Technology, Middle East
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Why Iran Would Love an F-22 or F-35 Stealth Fighter (But Can't Build Them Just Yet)
All of these scrappy-underdog accomplishments fall far short of developing a working stealth fighter.
There can be such a thing as posturing too hard.
(This first appeared last year.)
Iran’s aviation industry has accomplishments to boast about despite operating under heavy sanctions for nearly forty years. It has managed to keep once state-of-the-art U.S.-built F-4 Phantom and F-14 Tomcat fighters in operational condition for decades, including nine years of high-intensity aerial warfare with Iraq, despite being cut off from spare parts from the United States. It has refurbished the rusting hulks of old F-5 Freedom Fighters into twin-vertical stabilizer Saeqeh fighters, reverse-engineered their J85 turbojet engines, and created a variety of viable capable drones.
All of these scrappy-underdog accomplishments fall far short of developing a working stealth fighter. Russia, which possesses a mature military aviation industry, has basically thrown the towel on its Su-57 stealth fighter program (at least on the short term) because the expenses and technical challenges have proven so prohibitive. Much wealthier countries ranging from France, Germany, India, Japan and the UK are only in the early stages of developing their own.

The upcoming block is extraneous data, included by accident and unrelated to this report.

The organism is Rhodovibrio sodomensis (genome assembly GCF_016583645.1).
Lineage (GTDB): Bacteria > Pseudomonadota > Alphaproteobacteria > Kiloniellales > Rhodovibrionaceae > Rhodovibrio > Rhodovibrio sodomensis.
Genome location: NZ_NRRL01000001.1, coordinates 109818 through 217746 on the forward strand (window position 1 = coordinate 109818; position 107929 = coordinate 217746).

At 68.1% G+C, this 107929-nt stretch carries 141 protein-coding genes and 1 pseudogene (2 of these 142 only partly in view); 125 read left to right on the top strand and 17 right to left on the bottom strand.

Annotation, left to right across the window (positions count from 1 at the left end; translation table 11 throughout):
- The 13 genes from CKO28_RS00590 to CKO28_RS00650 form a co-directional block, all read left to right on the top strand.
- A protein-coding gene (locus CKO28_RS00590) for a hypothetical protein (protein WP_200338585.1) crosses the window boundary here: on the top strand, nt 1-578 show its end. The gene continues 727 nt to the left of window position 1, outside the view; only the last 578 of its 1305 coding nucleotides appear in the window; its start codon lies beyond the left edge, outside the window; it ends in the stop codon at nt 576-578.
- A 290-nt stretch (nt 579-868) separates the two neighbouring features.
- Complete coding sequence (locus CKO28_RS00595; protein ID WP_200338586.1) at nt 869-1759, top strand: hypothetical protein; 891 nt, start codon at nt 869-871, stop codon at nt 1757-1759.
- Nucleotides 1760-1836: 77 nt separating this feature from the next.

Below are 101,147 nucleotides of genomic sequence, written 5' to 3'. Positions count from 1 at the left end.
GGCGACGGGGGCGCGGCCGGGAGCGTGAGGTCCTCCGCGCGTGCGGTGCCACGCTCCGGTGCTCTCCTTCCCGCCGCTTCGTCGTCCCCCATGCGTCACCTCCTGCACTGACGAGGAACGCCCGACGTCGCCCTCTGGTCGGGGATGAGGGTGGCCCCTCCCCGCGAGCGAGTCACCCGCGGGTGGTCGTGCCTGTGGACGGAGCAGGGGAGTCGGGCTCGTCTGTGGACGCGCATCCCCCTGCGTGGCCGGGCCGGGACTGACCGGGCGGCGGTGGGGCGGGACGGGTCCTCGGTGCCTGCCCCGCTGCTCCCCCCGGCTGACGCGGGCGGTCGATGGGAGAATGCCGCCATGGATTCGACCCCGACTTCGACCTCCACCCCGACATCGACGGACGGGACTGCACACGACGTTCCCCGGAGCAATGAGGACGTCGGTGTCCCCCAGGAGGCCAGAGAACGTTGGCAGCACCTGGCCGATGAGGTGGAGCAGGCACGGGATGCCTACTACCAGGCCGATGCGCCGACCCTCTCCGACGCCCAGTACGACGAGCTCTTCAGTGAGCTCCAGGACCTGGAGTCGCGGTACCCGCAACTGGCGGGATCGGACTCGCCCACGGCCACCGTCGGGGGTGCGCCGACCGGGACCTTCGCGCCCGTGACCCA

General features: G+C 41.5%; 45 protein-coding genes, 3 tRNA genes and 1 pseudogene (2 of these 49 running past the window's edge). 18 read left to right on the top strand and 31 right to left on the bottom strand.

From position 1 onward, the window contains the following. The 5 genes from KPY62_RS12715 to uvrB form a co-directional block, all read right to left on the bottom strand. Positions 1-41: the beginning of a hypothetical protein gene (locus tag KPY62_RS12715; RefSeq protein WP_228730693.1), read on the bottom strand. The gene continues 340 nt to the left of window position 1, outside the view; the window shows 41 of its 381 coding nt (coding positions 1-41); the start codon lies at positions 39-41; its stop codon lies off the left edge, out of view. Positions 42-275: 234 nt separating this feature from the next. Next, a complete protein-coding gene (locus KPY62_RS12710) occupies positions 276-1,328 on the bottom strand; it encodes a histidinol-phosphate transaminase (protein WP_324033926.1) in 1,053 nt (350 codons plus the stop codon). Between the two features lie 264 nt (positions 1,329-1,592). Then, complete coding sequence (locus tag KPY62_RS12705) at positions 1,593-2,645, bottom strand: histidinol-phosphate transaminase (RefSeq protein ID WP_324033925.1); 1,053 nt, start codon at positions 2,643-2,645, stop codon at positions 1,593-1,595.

But Tehran would have the world believe that it quietly developed its own stealth jet way back in February 2, 2013, when one was unveiled as part of the Ten-Day Dawn ceremonies attended by then-President Ahmadinejad.
IAIO Qaher (“Conqueror”) 313 stood out as a diminutive franken-plane that would look cool in an action flick. It retained significant design characteristics of the F-5 Freedom Fighter, but sported canted vertical stabilizers like an F-22 Raptor, flouncy wings reminiscent of a 1950s-era MiG-17, drooping wingtips resembling Boeing’s discarded Bird of Prey concept, and bat-like canards—a second set of wings next to the cockpit.
It didn’t, however, look like something that could actually fly—as pointed out by David Cenicotti of The Aviationist—in an epic takedown. Some of the key points: